Mt. Rainier 2003: Failure Not An Option
Report by Raoul
Kennedy, Photos by Jim Albamont
Alan Andrunas, assisted by Chris Ransel, led a group of supremely fit
and intrepid Las Vegas Mountaineers Club members to the summit of Mt.
Rainier on July 30, 2003. The Club members who all successfully summited
with the climb leaders, were: Jim Albamont, Jim Egan, Ali Haghi, Kim
Friedman, Howard Herndon, Luba Leef, Alan Nakashima, Gill Shellcross,
Facts and Background
Mt. Rainier, elevation 14,411 feet, is the most glaciated peak in the
lower 48 states, offering an expedition climb with a full menu of the
dangers of glacier travel: crevasses, seracs, avalanches and serious
rock fall. Moreover, Rainier is an active volcano which volcanologists
have recently determined is far more unstable than previously thought.
From the trailhead at Paradise Inn, there is a vertical elevation gain
to the summit of almost 9,000 feet. The 1963 U.S. Everest team used
Rainier as a training climb, and due to bad weather conditions, was
unable to summit. Mt. Rainier's Ingraham Ice Fall is the site of the
worst accident in North American Mountaineering History, where eleven
climbers were crushed by a toppling serac.
Preparations for Success
1. All the climbers already had ample hiking experience on rough terrain
and at high altitudes.
2. Focused Rainier training began six months beforehand, with regular
meetings, crevasse rescue training, and the requirement of attendance
at Snow School (put on by SMI in the Mammoth Lakes area).
3. During those training months, almost every week members participated
in serious hikes including Telescope Peak, Mt. Charleston, Mummy Mountain,
Griffith Peak, Harris Peak, White Mountain Peak and Mt. Dubois (in the
White Mountain Range), just to name a few.
4. Alan Andrunas emphasized that the key to our success would be one
day of acclimatization at base camp. This day of acclimatization was
to be used for additional crevasse rescue and glacier travel training.
5. The climb was timed
correctly. Alan pointed out that being past the Ingraham Flats by no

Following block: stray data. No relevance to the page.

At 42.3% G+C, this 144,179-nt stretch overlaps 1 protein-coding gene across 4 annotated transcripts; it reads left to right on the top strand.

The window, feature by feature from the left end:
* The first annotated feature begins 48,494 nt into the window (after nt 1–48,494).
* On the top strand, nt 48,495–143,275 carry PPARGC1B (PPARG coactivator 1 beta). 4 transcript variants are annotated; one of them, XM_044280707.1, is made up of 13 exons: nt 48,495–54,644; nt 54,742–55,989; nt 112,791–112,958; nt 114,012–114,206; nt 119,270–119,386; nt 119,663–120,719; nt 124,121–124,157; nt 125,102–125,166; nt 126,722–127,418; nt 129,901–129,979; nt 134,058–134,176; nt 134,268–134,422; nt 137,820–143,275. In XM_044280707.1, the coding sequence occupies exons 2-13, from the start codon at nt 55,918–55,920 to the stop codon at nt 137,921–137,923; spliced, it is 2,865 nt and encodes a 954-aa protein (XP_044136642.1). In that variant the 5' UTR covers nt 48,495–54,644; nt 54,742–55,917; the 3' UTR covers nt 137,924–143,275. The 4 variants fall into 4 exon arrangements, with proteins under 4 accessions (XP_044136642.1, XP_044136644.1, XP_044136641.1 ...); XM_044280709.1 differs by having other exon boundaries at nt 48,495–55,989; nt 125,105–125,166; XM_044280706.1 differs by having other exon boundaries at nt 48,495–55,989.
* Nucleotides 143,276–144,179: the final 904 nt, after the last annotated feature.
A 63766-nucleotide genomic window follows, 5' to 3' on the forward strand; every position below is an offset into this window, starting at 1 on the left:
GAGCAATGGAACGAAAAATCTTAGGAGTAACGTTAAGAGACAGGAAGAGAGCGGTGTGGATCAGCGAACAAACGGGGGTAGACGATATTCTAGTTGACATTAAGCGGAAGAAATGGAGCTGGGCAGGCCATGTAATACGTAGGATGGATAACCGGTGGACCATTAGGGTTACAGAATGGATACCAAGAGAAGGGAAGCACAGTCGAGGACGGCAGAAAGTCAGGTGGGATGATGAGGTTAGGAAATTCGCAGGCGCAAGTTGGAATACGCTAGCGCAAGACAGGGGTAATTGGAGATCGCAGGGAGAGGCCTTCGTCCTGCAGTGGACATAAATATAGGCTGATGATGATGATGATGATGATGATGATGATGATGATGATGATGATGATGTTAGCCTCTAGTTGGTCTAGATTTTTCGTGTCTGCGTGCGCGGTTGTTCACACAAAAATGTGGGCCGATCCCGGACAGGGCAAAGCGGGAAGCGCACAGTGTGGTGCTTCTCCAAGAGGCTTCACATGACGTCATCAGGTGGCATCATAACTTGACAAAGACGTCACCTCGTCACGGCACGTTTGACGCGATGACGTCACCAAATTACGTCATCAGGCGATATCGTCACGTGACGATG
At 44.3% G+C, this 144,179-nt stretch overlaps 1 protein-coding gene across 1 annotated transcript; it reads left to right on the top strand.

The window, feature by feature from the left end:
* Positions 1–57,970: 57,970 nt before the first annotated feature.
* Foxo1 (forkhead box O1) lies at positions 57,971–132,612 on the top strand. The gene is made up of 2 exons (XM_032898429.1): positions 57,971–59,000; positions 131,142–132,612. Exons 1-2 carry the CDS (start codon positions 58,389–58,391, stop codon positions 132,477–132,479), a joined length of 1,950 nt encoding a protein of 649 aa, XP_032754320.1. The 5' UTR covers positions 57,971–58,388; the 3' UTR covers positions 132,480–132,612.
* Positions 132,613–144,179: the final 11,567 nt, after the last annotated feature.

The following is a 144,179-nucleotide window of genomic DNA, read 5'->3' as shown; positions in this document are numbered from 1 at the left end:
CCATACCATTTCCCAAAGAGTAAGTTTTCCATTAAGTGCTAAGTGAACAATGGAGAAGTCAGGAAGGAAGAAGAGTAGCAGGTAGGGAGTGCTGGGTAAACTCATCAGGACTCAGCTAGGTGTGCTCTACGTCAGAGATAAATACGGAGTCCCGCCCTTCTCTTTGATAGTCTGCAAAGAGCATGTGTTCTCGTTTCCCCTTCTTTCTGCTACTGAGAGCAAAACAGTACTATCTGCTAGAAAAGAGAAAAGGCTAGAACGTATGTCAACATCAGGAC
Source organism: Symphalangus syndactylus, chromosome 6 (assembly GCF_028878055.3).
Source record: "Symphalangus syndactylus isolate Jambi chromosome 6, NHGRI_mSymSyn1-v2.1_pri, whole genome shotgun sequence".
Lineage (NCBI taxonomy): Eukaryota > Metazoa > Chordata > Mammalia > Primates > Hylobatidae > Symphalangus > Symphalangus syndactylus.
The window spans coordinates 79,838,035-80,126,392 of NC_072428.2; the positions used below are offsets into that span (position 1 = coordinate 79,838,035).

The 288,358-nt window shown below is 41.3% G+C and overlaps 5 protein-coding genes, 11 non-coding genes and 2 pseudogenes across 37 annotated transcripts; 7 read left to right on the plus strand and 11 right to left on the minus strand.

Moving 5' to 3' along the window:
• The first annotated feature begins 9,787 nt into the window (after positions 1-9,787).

later than noon or 1 p.m. was key to avoiding rock fall and shifting
seracs due to the mid-day melting snow. Calculating backwards, this
meant a summit departure of no later than 1:30 a.m.
6. Other factors included ice axes, helmets, and crampons, which are
all required for the climb. Unable to carry enough water for the expedition,
climbers must melt snow at base camp.
7. Luck was on our side. The good weather made a successful climb all
that more likely.
The route chosen was the standard "Disappointment Cleaver"
(or "D.C.") route. The first leg is 4.5 miles and begins at
Paradise Inn, where we spent the night before (elev. 5,240 ft), winds
up the Skyline Trail and Pebble Creek Trail up along the permanent Muir
Snow Field to Camp Muir, our base camp at 10,188 feet. The snow field
was steep, somewhat mushy and seemingly endless, a very unpleasant combination.
Carrying full packs of gear, including our own share of group gear,
for a total weight of up to 60 pounds for some of us, added a little
more "challenge" to this portion of the climb! This leg took
between 4.5 and 6 hours, depending on speed and breaks and involves
nearly 5,000 feet of elevation gain. If a day of acclimatization is
scheduled, that night is spent at base camp, camped on the snow or in
one of the huts located there. The huts can be noisy in the middle of
the night as climbers exit, so tents are an alternative, although the
noise is unavoidable without ear plugs.
The second leg begins in the middle of the night where the roped-up